society; an immense amount of international prejudice would disappear; the knowledge of languages, international intercourse and commerce would increase enormously.
In order to make it impossible for the populace to distinguish nationalities, which would be dangerous in times of riot or of international friction or intrigue, there must be no difference in uniform.
Each batallion of iooo men should consist as much as possible of a great variety of nationalities, and even in companies this principle should be adopted as much as possible. This is absolutely necessary in order to render conspiracies impossible or easily exposed. Only the small and unaggressive nationalities like the Swiss, Dutch and Scandinavians may be allowed to form entire companies. But after all we have seen of the spirit of German nationality, and of its aggressive fanaticism, German soldiers should be treated with a certain amount of misgiving; and it would probably be desirable not to allow to Germany the same percentage of international soldiers as to the other nationalities, until their feelings can be more fully trusted.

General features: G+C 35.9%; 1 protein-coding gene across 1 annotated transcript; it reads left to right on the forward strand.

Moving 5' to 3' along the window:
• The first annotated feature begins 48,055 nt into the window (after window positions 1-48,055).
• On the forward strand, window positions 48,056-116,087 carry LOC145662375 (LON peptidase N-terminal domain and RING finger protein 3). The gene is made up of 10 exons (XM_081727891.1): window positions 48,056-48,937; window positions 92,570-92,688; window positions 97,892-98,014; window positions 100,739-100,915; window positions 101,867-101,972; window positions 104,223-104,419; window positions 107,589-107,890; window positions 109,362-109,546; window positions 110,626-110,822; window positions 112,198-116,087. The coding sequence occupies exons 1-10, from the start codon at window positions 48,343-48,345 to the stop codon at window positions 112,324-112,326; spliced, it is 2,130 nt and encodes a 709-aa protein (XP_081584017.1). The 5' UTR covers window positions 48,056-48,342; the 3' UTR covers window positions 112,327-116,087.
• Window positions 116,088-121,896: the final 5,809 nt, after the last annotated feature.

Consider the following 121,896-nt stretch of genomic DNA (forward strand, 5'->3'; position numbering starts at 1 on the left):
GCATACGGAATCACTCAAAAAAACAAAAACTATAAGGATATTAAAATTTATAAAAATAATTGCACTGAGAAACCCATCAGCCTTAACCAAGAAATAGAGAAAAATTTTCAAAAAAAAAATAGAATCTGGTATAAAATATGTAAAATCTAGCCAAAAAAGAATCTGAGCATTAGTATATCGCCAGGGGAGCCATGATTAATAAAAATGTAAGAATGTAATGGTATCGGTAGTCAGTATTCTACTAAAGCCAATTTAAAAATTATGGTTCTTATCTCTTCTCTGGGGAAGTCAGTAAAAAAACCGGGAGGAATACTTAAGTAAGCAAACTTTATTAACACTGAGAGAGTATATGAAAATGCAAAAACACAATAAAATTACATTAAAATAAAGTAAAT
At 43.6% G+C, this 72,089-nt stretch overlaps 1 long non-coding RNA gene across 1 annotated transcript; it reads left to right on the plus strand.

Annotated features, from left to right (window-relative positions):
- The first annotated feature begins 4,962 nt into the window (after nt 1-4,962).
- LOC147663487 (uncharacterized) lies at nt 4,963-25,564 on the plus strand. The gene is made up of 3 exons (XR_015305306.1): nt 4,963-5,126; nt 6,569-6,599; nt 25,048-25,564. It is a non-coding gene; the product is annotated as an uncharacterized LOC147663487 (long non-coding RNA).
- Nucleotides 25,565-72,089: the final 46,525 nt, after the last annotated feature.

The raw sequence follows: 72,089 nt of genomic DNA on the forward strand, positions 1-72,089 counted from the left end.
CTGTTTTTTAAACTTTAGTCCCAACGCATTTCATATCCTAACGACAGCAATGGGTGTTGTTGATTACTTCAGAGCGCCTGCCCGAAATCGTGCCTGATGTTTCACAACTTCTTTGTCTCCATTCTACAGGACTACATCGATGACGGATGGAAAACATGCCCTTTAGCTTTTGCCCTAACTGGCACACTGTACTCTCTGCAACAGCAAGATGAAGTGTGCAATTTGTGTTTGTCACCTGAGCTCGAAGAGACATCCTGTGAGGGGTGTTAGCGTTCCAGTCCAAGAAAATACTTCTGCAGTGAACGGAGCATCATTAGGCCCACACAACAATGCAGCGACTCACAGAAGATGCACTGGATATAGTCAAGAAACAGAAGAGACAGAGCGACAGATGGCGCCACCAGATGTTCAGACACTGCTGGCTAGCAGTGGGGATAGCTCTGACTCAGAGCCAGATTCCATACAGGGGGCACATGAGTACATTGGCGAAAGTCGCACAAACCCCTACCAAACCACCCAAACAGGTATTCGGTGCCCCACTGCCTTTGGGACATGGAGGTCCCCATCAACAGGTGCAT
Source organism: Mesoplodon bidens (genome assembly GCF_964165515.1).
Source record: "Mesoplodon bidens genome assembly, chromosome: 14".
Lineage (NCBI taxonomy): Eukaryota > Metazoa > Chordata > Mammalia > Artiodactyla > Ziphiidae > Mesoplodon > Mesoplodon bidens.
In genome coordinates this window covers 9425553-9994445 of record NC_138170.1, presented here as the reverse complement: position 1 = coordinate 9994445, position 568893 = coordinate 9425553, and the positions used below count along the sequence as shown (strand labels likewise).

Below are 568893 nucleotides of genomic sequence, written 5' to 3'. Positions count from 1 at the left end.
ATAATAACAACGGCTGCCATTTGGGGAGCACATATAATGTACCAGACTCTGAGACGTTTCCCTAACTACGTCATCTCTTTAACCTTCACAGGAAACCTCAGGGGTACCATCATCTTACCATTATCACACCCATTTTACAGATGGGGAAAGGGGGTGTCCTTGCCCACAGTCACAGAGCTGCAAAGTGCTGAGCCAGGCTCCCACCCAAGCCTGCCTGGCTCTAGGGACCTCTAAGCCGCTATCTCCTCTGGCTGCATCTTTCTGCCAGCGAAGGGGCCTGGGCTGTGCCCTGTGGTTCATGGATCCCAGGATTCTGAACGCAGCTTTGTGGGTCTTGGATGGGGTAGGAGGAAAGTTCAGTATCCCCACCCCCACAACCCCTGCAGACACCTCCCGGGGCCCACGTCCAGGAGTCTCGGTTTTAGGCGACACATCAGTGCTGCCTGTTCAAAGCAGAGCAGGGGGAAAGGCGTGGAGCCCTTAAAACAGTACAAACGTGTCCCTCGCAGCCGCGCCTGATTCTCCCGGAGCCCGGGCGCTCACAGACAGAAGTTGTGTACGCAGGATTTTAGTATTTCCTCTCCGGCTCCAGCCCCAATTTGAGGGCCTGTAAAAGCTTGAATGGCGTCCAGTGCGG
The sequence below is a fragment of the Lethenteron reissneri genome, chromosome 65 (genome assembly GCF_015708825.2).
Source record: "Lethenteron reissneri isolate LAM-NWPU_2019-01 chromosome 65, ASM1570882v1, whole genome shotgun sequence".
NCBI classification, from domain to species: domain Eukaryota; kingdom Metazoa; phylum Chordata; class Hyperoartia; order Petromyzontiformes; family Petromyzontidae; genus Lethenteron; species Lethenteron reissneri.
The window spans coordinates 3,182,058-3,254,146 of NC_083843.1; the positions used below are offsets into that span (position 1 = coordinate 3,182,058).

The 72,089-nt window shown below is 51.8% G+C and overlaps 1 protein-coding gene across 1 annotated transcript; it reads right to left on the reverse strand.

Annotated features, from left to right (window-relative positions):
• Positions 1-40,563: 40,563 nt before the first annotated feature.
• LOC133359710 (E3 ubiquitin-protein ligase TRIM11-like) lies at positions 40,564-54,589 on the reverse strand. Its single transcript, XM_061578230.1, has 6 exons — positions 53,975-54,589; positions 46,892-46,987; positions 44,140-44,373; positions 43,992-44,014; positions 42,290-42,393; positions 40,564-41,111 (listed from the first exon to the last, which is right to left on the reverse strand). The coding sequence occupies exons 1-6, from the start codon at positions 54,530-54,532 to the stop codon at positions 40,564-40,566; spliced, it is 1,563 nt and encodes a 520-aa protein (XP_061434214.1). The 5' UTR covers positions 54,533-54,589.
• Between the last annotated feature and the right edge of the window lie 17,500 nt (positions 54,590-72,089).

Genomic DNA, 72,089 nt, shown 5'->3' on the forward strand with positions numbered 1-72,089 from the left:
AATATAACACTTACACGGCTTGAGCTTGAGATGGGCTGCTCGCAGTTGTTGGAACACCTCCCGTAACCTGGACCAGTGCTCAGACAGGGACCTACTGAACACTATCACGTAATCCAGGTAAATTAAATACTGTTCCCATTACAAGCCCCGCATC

The question regarding the language of command will certainly form a very serious difficulty. We do not believe much in international languages made to order, like Volapük or Esperanto. There is, however, a language which for many centuries has been international : viz. Latin, the use of which would not hurt the national feelings of any country or contingent. It